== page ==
Ponkho Bermejo knows a thing or two about privilege.
Growing up in Mexico, he told a gathering of friends at BeLoved Community in Asheville last month, “My mother would have us gather up things we didn’t wear anymore and we would give them to people who needed them, because even though we were poor, we had more than some people. That’s privilege. Here in the United States I can at least speak English, and I have what I need. That’s privilege.”
After arriving in the U.S. as an adult without the requisite papers, Bermejo traveled around the country before coming to Asheville three years ago. He lives at BeLoved and offers his talents as artist, musician and teacher free of charge, getting by on whatever folks donate.
The Rev. Amy Cantrell, co-founder of BeLoved, says her church was the first in the region to offer sanctuary, beginning about four years ago.
Today, at least 17 faith communities in Buncombe County and Mars Hill are offering shelter and assistance to immigrants living here without legal papers, according to Melody Pajak of the nonprofit Faith Communities Organizing for Sanctuary.
Churches have been serving as safe spaces since the Middle Ages, though this isn’t formally recognized under federal law. Immigration attorney and activist Marty Rosenbluth, who’s practiced with Amnesty International and in North Carolina and Georgia, says that while U.S. Immigration and Customs Enforcement agents still respect this sanctuary function, they’re not required to do so.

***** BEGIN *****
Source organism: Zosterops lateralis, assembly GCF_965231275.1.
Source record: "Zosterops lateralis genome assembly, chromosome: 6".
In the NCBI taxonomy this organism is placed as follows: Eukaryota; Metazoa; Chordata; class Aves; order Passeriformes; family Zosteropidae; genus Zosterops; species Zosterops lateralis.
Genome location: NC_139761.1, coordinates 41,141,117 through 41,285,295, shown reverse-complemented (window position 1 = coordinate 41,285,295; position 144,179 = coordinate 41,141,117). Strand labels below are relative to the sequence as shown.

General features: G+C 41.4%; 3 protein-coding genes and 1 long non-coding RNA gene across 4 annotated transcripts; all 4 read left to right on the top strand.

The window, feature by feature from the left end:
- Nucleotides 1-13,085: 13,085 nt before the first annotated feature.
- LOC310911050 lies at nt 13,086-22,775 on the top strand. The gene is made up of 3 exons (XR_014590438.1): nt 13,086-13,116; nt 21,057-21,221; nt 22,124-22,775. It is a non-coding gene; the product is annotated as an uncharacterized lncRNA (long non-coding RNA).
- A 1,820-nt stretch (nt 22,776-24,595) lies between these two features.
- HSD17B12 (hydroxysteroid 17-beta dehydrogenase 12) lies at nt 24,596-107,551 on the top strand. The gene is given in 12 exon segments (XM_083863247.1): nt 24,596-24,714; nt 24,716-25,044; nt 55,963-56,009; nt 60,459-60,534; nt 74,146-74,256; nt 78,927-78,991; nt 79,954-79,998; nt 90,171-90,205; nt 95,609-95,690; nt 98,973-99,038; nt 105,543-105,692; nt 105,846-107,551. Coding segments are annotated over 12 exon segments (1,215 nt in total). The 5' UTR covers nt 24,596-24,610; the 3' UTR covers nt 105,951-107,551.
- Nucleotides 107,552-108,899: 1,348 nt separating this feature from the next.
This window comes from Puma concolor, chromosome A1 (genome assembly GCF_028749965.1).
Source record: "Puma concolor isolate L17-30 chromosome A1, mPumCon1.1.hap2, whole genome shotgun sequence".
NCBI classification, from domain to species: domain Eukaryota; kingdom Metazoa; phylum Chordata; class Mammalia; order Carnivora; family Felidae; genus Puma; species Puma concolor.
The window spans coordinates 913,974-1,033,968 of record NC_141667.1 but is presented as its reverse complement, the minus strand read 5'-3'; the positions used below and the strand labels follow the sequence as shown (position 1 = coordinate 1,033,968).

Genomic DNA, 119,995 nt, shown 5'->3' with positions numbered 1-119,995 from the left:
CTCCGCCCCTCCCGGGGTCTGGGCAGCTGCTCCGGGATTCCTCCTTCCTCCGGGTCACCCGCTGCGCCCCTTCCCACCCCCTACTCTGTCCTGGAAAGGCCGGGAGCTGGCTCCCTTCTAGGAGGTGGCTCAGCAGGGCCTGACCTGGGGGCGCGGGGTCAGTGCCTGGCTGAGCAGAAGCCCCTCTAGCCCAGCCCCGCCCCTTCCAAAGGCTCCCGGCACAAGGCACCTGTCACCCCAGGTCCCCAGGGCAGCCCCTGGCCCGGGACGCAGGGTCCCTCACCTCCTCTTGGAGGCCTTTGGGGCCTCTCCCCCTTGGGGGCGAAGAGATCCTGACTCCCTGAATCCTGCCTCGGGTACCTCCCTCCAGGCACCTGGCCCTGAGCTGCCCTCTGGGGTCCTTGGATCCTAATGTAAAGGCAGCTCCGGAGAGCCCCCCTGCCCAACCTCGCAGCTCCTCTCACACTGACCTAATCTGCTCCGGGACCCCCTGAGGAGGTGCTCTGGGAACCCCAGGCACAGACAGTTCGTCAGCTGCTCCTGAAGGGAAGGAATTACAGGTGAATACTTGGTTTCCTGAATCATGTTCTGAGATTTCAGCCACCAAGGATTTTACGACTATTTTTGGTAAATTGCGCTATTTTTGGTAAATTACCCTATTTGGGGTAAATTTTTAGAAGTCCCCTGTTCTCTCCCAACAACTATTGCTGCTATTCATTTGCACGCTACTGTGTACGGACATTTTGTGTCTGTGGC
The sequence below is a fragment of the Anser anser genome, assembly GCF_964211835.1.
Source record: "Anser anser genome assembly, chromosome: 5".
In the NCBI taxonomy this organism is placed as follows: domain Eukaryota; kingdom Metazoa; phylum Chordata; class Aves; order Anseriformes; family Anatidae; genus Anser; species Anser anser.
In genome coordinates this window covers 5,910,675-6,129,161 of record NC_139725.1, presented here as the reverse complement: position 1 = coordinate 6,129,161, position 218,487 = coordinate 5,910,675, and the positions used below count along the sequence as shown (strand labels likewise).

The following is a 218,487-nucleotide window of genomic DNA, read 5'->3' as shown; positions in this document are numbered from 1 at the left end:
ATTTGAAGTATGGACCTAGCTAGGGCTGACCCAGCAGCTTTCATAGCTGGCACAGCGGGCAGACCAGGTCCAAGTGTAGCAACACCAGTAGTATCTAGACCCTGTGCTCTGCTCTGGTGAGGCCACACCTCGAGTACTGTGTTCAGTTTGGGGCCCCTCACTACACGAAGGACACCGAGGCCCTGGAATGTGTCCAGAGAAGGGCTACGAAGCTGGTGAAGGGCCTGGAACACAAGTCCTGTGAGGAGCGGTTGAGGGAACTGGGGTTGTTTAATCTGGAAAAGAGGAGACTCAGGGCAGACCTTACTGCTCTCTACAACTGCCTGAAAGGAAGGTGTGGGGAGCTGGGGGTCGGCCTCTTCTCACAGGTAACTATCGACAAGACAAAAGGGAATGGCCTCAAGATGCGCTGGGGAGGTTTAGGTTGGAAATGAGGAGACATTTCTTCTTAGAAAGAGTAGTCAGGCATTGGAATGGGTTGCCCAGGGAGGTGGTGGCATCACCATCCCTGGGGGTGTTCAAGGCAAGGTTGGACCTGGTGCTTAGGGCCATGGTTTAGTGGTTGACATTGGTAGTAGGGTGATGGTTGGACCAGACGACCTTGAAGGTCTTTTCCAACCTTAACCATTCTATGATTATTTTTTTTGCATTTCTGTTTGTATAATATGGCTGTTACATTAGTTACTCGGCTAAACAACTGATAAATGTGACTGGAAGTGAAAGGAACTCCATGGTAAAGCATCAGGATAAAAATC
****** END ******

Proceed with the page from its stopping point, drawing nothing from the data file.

Currently, about a half-dozen people are in sanctuary across North Carolina, according to advocacy groups. And last month, a woman who was being sheltered at the Unitarian-Universalist Congregation of Asheville was able to return to her home in WNC after immigration officials told her there was no warrant out for her arrest, says the Rev. Mark Ward.
During her stay here, he notes, the congregation “developed a relationship with her that was very sweet, very close. It has given us new ties with the immigrant community, and I think they’re going to deepen.”
Living in fear
Last April, when ICE agents came into Buncombe County and began arresting people, many immigrants were afraid to leave home, fearing they would be stopped and taken into custody. Volunteers from BeLoved and other community members mobilized to obtain and pack groceries for delivery to people who were afraid to go out, to check on them, ferry children to and from school and otherwise provide support.
“I never felt more like church than I did that week,” Bermejo recalls, “because that’s what church is supposed to do.”